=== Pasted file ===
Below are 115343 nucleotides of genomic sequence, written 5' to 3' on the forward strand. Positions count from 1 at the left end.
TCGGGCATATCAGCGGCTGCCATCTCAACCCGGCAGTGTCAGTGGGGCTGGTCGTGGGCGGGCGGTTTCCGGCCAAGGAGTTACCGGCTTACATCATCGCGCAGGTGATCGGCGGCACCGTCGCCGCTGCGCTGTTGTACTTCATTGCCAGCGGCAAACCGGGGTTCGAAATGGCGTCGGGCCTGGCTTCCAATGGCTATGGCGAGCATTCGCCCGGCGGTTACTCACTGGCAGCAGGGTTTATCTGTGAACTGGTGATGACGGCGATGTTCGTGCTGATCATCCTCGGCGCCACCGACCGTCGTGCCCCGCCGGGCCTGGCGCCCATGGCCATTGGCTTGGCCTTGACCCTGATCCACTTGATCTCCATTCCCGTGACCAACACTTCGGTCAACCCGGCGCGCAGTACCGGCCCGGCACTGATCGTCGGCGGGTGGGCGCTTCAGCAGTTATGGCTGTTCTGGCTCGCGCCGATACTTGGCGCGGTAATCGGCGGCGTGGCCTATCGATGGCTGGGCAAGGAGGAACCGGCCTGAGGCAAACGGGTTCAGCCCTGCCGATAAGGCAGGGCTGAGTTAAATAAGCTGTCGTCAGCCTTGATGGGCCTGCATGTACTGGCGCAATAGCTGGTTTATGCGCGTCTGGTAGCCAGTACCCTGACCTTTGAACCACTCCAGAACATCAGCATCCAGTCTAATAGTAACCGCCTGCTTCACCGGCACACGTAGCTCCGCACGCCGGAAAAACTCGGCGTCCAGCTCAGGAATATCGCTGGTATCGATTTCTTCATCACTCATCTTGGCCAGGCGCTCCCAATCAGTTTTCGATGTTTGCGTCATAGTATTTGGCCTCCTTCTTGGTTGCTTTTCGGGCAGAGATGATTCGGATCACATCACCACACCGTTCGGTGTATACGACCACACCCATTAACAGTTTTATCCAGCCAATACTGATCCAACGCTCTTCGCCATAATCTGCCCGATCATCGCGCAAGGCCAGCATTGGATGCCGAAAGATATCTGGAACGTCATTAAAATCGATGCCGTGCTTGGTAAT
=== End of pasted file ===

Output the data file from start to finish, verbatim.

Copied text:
Below are 115343 nucleotides of genomic sequence, written 5' to 3' on the forward strand. Positions count from 1 at the left end.
TCGGGCATATCAGCGGCTGCCATCTCAACCCGGCAGTGTCAGTGGGGCTGGTCGTGGGCGGGCGGTTTCCGGCCAAGGAGTTACCGGCTTACATCATCGCGCAGGTGATCGGCGGCACCGTCGCCGCTGCGCTGTTGTACTTCATTGCCAGCGGCAAACCGGGGTTCGAAATGGCGTCGGGCCTGGCTTCCAATGGCTATGGCGAGCATTCGCCCGGCGGTTACTCACTGGCAGCAGGGTTTATCTGTGAACTGGTGATGACGGCGATGTTCGTGCTGATCATCCTCGGCGCCACCGACCGTCGTGCCCCGCCGGGCCTGGCGCCCATGGCCATTGGCTTGGCCTTGACCCTGATCCACTTGATCTCCATTCCCGTGACCAACACTTCGGTCAACCCGGCGCGCAGTACCGGCCCGGCACTGATCGTCGGCGGGTGGGCGCTTCAGCAGTTATGGCTGTTCTGGCTCGCGCCGATACTTGGCGCGGTAATCGGCGGCGTGGCCTATCGATGGCTGGGCAAGGAGGAACCGGCCTGAGGCAAACGGGTTCAGCCCTGCCGATAAGGCAGGGCTGAGTTAAATAAGCTGTCGTCAGCCTTGATGGGCCTGCATGTACTGGCGCAATAGCTGGTTTATGCGCGTCTGGTAGCCAGTACCCTGACCTTTGAACCACTCCAGAACATCAGCATCCAGTCTAATAGTAACCGCCTGCTTCACCGGCACACGTAGCTCCGCACGCCGGAAAAACTCGGCGTCCAGCTCAGGAATATCGCTGGTATCGATTTCTTCATCACTCATCTTGGCCAGGCGCTCCCAATCAGTTTTCGATGTTTGCGTCATAGTATTTGGCCTCCTTCTTGGTTGCTTTTCGGGCAGAGATGATTCGGATCACATCACCACACCGTTCGGTGTATACGACCACACCCATTAACAGTTTTATCCAGCCAATACTGATCCAACGCTCTTCGCCATAATCTGCCCGATCATCGCGCAAGGCCAGCATTGGATGCCGAAAGATATCTGGAACGTCATTAAAATCGATGCCGTGCTTGGTAAT